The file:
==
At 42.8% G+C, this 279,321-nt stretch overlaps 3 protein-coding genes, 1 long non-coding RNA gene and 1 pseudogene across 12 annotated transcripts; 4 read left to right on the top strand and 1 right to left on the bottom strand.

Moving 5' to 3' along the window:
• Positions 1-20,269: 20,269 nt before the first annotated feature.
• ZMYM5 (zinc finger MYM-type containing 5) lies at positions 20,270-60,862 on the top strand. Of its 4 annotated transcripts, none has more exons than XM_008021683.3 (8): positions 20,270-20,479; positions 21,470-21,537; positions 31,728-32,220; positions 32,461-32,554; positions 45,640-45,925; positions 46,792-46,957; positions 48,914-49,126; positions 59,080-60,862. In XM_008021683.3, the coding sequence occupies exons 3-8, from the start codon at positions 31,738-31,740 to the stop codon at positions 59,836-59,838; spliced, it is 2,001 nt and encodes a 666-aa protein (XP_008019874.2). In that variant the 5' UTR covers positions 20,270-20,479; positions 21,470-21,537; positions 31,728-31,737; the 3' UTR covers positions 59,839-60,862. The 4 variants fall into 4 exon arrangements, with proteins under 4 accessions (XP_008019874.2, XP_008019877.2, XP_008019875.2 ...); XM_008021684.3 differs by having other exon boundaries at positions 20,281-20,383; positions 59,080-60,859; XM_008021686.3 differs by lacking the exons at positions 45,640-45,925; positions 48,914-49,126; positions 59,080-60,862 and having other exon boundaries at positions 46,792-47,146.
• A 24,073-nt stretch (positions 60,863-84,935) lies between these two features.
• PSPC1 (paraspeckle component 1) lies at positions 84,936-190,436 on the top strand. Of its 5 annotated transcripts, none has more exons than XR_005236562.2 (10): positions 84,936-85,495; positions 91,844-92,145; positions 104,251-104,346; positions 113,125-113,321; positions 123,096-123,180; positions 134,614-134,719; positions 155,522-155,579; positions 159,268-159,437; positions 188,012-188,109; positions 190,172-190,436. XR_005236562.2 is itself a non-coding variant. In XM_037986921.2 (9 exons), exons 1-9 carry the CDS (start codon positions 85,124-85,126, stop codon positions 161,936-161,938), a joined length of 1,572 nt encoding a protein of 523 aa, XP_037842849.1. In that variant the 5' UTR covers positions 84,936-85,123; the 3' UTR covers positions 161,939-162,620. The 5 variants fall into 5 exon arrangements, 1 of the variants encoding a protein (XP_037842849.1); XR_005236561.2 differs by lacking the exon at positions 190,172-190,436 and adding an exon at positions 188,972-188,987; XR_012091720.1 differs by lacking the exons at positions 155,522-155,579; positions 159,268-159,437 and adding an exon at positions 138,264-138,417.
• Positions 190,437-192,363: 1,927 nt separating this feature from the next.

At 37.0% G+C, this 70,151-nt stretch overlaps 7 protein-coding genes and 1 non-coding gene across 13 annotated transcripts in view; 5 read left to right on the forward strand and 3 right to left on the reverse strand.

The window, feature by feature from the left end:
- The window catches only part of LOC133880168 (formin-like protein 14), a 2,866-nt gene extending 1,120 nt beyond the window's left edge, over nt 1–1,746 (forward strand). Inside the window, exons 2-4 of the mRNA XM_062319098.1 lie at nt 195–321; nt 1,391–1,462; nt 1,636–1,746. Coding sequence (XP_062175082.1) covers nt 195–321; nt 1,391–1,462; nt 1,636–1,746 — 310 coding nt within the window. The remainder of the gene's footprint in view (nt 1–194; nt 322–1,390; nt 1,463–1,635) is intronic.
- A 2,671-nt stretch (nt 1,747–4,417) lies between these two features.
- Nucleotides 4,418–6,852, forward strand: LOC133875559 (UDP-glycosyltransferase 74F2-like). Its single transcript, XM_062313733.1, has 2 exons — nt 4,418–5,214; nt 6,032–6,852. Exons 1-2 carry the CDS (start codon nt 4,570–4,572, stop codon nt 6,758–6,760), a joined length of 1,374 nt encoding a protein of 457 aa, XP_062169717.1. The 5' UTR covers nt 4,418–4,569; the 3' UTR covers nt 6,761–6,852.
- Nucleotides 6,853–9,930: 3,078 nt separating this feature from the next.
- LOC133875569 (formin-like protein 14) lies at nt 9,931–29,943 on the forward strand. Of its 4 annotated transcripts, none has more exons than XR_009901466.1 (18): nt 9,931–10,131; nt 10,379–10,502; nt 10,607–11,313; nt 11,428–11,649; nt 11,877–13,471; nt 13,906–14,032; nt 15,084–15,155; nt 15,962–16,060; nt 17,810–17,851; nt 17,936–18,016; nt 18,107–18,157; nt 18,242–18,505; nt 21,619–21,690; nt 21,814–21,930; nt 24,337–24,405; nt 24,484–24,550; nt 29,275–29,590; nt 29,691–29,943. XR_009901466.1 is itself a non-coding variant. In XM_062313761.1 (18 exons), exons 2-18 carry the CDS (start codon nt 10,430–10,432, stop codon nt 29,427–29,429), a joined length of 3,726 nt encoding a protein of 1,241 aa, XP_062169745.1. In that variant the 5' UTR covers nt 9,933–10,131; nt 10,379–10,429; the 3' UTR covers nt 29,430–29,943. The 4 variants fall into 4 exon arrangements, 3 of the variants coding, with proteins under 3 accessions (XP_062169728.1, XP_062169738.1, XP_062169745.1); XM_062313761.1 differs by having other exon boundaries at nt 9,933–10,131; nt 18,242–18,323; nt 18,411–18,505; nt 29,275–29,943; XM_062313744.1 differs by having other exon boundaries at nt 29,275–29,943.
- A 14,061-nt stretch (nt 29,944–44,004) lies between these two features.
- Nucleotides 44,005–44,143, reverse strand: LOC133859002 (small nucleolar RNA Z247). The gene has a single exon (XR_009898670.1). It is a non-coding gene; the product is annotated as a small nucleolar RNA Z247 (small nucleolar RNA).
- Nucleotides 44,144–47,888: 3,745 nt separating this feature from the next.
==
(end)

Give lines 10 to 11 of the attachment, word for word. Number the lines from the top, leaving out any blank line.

- The window catches only part of LOC133880168 (formin-like protein 14), a 2,866-nt gene extending 1,120 nt beyond the window's left edge, over nt 1–1,746 (forward strand). Inside the window, exons 2-4 of the mRNA XM_062319098.1 lie at nt 195–321; nt 1,391–1,462; nt 1,636–1,746. Coding sequence (XP_062175082.1) covers nt 195–321; nt 1,391–1,462; nt 1,636–1,746 — 310 coding nt within the window. The remainder of the gene's footprint in view (nt 1–194; nt 322–1,390; nt 1,463–1,635) is intronic.
- A 2,671-nt stretch (nt 1,747–4,417) lies between these two features.